Wednesday, January 21, 2015

Query Question: introducing characters

I've seen a lot of queries where the writer starts off with the main character's full name. "Dr. Felixandro Buttonweezer III was just your average shark researcher until..." Then they're called by nickname for the rest of the query. "Felix must battle through Character Soup and Plot Salad before he's free." I can understand people doing this if the character's title or family name is important, but I see it all the time. Is there some grand unwritten rule about this? Should we just start off with Felix if we're going to call him that anyway? Or is it one of those "whatever works for the rhythm and tone" problems? 

I've seen this a lot too, and it doesn't stand out as something I'd suggest be changed.  Thus it's one of those "whatever works for the rhythm and tone" items.

However, there are a couple things writers do when introducing characters that do drive me batshark crazy:

(1) Dr. Felixandro "Felix" Buttonweezer III

If you're going to call him  Felix, do it. If you're going to use his full name, do that. But do NOT combine them.  That's newspaper style writing, and you're not writing an article for the SharkVille Times. You're writing a letter.

(2) Dr. Felixandro Buttonweezer III, 34, was just your average shark researcher

Again, adding Felix's age after his name is like newspaper writing. If his age is important, tell us when it's important.  Dr. Felix Buttonweezer was only 34 when Mrs. Buttonweezer started planning for his retirement.

In one place it's part of the story, in another it's just an isolated fact with no context.  You do NOT want isolated facts with no context in a query. Every piece of information should be part of the narrative. It should be there for a reason.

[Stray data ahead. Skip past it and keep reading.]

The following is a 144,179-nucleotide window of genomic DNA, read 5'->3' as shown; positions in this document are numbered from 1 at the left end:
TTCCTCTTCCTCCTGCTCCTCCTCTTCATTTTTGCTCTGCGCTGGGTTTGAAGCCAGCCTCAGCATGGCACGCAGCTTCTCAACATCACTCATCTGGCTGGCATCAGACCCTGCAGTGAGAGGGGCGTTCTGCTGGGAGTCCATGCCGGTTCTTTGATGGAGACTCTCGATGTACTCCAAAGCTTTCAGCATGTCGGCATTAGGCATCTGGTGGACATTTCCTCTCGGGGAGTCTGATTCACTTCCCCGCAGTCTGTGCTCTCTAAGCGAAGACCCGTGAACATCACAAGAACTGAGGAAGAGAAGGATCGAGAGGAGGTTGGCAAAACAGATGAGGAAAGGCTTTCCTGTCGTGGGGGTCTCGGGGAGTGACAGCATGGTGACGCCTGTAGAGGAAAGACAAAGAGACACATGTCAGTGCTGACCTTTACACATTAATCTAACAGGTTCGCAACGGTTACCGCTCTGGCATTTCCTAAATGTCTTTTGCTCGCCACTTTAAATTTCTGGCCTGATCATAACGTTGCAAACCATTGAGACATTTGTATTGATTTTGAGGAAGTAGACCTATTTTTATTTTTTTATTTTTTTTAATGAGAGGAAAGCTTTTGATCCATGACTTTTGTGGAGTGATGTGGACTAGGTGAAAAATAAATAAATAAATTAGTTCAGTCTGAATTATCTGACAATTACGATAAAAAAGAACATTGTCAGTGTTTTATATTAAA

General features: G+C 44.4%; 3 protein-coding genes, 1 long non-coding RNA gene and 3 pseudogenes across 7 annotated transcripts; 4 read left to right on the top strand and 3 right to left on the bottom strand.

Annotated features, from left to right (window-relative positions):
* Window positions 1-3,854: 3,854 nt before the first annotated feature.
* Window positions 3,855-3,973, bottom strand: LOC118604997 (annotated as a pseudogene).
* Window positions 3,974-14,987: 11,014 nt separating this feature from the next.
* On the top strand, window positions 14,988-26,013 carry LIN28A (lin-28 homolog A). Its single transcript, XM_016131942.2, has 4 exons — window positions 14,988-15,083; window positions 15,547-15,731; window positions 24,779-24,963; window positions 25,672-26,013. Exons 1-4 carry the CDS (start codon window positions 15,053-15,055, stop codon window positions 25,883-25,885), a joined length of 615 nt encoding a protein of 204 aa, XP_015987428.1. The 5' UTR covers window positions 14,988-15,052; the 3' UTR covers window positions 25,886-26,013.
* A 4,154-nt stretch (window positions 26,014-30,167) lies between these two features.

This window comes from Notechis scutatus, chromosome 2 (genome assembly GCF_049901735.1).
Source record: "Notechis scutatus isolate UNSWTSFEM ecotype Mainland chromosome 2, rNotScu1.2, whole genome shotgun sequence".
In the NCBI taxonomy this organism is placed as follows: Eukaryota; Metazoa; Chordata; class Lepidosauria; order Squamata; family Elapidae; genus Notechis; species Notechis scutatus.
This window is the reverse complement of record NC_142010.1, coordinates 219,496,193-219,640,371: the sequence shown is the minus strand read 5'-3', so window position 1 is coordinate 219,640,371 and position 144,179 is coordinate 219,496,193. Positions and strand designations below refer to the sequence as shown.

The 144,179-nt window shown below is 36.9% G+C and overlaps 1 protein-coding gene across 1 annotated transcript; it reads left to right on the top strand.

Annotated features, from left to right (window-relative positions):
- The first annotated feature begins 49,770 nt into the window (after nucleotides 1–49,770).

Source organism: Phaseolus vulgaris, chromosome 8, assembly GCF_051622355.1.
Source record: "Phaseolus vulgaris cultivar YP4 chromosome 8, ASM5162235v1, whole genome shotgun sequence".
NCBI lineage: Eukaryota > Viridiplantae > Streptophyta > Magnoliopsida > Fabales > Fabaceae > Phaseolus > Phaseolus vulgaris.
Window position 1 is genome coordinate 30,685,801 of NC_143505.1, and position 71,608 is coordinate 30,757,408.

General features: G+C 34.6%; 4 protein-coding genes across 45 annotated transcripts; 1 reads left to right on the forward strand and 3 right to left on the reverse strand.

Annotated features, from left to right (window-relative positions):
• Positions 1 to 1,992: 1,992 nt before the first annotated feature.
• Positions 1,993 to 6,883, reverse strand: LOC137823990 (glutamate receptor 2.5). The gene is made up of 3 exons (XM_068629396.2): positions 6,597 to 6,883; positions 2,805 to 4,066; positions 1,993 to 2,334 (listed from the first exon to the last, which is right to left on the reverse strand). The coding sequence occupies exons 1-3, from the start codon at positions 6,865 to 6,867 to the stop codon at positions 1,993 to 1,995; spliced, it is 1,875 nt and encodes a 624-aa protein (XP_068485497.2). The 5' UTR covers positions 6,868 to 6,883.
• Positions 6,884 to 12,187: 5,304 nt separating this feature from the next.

(3) Felix and Felicia were twins. The Buttonweezer clan thought twins were bad luck.

In a query, which is very short form, and often skimmed,  you want to make rock solid certain that your reader isn't confused. Here, there is confusion because we don't know if Felix and Felicia are part of the Buttonweezer clan.

This is how you fix that: Felix and Felicia Buttonweezer were twins, something the Buttonweezer clan thought was bad luck.  Even though you use the Buttonweezer name twice in a sentence, it's CLEAR. Clarity is the goal.


french sojourn said...


Another very helpful post.


P.S. my sister (recently married) Felicia Navidad sends her warmest regards.

angie Brooksby-Arcangioli said...

Felixandro has a twin sister and he's a marine biologist. Wow.

Janet, in Italian there is a saying "attaca bottoni" which means someone who literally attaches (all) their buttons to yours. A very sticky person.

Thanks to whoever asked this question and of course to the Shark. The advice strikes the bull's-eye concerning my query.

Unknown said...

I saw an interview with literary agents and in a Q&A they were asked "Do you really read every query you get?" Of course the answer was yes. The host, with a very sharp intuition, asked, "Okay, so how MUCH of a query do you read?" Answers of course depended on the quality, but one of the agents said, "Sometimes, four seconds."

This highlights Ms. Shark's point. A question that popped in my mind was, "Could this be a reason that some agents think it's too fast paced, since they frequently skim queries?" Then my brain answered, "That's why a query isn't a summary." For some reason, that seemed to satisfy me greatly.

If you really want to see what makes a successful query, Writer's Digest has a section called "Successful Queries". Also, I find their "How I Got My Agent" to be very useful.

Carolynnwith2Ns said...

Ah ha! Newspaper writing, something I know about, sort of.
SharkVille Times, a newspaper with a paramount of writers, could you use another paramount?

I am Elizabeth, age 36, “Betty with 2 Ts” Buttonweazer, wife of Dr. Felixandro "Felix" Buttonweezer III, mother to the entire Buttonweezer clan; there’s a passel of them.

How’s that for newspaper writing? May I apply for any positions you may have open, excluding yoga? I don’t do yoga positions.